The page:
17 July 2014
Three Scottish Memories readers recall the excitement of life in the Sixties. ...
Three Scottish Memories readers recall the excitement of life in the Sixties.
Scottish Memories recalls the best of bygone Scotland, with recollections of teen life, first job and a Sixties wedding.
The decade of change
I remember 1966 very well. I had turned sixteen and that was the year I thought I was a hippy. That was not an easy thing to be when you lived in an East End Glasgow housing scheme and not San Francisco! For a start, bare feet were just not feasible in a Scottish winter although I did try that, one July weekend, when for once the sun was shining.
Some friends and I went to Queens Park in the South side of Glasgow all in bare feet and wearing long floral smocks, singing with guitars and giving out flowers – mainly daisies.
We loved the music too and for my sixteenth Christmas I got a brand new Dansette record player and six 45 rpm records. I remember they were a mixture of Cliff Richard, The Beatles, Shirley Bassey and Frank Ifield.
I also got my first ‘trannie’, a transistor radio, and on a Sunday night I could lie in bed with an earplug stuck in my ear, secretly listening to the top twenty on Radio Luxemburg between 11pm and midnight.
I also remember getting my first hotpant suit. It was purple lurex shorts worn over tights, with a long overdress. I am sure that sounds familiar as you can see that style around today or at least a variation of it. My father was outraged and didn’t want me to leave the house wearing it, but I covered it up with my long hand crochet poncho.
However, I was usually a studious kind of person who enjoyed school but those years in the Sixties did change a generation of young people and I believe lots of it, for the better.
Ann Craig, Arbroath
A Sixties bride
Marriage was so different over fifty years ago. Most weddings were in church and many ministers and priests insisted that couples attended marriage guidance classes first. Brides did promise to obey but all the girls I knew had their fingers crossed at that bit!
I left Jordanhill College in 1961 and got married right away since my fiancé James, ten years older, had been waiting impatiently for me to finish my studies. We had a traditional white wedding, followed by a reception at Paisley Town Hall, with fifty guests from each side. As was the custom then, my poor parents funded all this.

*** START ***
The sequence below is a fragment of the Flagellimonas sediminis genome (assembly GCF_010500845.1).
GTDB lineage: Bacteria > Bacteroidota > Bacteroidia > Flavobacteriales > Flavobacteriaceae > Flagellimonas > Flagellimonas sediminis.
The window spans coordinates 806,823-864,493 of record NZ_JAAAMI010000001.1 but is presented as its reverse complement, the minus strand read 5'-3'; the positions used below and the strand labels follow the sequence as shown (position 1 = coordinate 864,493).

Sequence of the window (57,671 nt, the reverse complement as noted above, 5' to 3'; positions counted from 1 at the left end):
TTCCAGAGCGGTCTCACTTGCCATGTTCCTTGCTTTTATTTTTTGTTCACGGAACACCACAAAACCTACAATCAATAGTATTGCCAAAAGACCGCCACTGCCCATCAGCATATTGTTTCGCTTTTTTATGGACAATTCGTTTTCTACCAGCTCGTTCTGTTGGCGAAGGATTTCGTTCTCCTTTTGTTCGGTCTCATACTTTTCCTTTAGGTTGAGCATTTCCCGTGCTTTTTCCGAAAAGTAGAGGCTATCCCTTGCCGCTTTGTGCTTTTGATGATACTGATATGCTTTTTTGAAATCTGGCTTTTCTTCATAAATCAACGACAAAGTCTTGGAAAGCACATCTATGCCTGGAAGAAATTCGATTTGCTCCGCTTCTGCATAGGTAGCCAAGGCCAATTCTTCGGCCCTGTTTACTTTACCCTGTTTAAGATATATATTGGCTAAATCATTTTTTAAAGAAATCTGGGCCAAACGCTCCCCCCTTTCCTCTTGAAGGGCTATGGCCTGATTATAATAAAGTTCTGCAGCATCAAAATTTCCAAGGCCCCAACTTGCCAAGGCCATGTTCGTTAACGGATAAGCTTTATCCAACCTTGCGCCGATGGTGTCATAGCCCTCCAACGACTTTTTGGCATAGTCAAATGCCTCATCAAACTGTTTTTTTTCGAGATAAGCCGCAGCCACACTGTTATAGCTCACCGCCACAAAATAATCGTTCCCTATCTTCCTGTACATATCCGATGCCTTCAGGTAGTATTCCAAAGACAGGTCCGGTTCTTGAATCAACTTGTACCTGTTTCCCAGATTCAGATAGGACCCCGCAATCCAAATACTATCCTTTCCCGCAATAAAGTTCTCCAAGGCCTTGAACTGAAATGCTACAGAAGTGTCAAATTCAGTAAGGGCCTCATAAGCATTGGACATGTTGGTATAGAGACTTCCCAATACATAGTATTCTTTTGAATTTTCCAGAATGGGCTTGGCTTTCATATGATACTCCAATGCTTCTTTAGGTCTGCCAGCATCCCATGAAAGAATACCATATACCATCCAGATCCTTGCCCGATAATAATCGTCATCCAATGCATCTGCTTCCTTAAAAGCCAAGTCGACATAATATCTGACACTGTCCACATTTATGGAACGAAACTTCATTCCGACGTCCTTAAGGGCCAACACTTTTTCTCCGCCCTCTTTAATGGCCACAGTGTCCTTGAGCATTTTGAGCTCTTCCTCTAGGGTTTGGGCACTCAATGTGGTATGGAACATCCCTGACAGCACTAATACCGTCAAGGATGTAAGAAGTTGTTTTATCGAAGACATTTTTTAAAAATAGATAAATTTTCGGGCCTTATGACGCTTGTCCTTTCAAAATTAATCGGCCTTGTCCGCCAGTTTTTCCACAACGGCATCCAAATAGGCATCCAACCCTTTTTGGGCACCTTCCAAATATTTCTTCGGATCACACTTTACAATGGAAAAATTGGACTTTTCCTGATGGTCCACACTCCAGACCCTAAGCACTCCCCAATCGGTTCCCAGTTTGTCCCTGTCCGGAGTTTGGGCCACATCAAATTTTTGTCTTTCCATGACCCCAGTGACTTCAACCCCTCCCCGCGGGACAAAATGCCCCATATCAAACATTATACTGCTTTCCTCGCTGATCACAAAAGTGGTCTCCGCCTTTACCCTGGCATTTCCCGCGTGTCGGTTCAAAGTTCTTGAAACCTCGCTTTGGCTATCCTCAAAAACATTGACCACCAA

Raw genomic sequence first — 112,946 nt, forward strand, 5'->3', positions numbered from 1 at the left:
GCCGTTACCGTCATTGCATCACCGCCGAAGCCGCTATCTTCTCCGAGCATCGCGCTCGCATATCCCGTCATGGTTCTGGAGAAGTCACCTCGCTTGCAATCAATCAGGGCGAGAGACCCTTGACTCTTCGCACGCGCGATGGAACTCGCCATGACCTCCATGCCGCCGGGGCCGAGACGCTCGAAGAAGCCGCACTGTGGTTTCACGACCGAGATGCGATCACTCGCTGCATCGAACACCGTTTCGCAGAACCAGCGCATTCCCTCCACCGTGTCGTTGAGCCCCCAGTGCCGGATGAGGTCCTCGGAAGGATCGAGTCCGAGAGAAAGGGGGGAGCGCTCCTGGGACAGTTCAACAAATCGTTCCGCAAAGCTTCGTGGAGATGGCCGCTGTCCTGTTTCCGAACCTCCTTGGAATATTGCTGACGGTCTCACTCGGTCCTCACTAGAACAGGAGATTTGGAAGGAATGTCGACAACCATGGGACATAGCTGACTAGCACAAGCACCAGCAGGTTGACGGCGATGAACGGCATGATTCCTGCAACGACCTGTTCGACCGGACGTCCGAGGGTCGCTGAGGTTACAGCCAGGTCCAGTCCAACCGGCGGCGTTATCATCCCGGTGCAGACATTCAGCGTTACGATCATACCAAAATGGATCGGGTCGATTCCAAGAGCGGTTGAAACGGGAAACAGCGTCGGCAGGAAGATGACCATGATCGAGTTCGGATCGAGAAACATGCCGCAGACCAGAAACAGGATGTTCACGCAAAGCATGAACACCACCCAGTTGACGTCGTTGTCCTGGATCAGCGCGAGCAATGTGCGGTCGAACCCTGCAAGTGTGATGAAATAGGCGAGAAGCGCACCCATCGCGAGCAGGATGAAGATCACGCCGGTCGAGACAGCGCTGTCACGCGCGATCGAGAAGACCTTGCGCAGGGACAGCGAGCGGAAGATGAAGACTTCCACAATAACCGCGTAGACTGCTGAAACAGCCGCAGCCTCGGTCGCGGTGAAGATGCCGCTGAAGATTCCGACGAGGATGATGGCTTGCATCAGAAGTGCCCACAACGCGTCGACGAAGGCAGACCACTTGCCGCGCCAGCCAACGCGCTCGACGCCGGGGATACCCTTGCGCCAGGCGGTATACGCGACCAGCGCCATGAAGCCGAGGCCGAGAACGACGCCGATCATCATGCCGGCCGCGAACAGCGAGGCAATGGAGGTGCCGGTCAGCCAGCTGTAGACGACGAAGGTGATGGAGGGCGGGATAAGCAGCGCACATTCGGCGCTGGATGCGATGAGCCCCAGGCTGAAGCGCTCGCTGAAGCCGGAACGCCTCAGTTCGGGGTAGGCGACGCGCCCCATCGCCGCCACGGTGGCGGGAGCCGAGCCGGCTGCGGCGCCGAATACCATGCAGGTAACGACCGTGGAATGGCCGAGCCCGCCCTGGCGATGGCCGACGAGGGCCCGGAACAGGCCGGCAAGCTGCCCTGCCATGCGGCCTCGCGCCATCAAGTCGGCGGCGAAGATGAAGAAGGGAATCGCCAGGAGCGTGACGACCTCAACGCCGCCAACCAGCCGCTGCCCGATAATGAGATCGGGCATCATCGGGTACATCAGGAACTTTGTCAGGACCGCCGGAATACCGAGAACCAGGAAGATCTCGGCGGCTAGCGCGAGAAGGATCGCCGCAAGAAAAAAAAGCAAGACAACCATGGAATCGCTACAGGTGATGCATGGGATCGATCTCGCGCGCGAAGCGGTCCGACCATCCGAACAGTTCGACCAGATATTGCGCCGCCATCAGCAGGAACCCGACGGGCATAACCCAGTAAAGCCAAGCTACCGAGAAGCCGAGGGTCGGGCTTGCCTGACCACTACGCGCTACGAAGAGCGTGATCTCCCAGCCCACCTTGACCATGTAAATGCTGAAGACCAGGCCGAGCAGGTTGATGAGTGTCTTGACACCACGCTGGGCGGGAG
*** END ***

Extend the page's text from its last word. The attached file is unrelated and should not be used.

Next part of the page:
My gown, veil and white stain shoes cost £9 from Watt Brothers in Sauchiehall Street and my ‘going away’ outfit – a turquoise dress and jacket with jaunty boater – came from C&A.
Our first home was a neat semi in Bishopbriggs. It cost £2,000 and we had a mortgate of £11 a month. Neither set of parents had owned their own home and were horrified at this debt.
Our only marital discord was over me working. James was very much ‘agin’ it but I was determined to use my new teaching skills and at least complete my two year probation before starting a family. In the end, we compromised; I worked half time, mornings only.
James never so much as lifted a tea towel to help in the house. That first year was hard, learning to teach and cook. Surprisingly, the marriage survived and 53 years on, he does load the dishwasher!
Grace Murray, Forfar
My first job
When I turned fifteen in 1965 I left school and started my first job, unlike today, jobs were plentiful. No ‘gap year’ for me, I had one week between leaving school and starting work. That’s the time it took for my mother to meet a neighbour who told her about a job going in the local garage. I cycled down with my school leaving certificates and Andy, the manager, interviewed me.
The vacancy was for an apprentice mechanic, but for a year until I was sixteen when the apprenticeship would start, I was a general gofer and tea boy.
On Monday I was a working man/boy and the wage was a massive thirty bob a week (£1.50 in today’s money). Most of the time I helped Bill – he was a welder, plumber, electrician and did most of the outside repair and maintenance work at the sites owned by J Brown who ran the garage. It was rumoured that Bill was making £40 a week, a fortune in those days.
It was the custom in our house on a Friday, when you got paid, that the wage packet was handed to my Mother unopened.
My mother took her share, that was my ‘dig’ money, and left me with some pocket money. Although she never asked for any of the cash in hand I got working with Bill at the weekends.
Colin Black, Belshill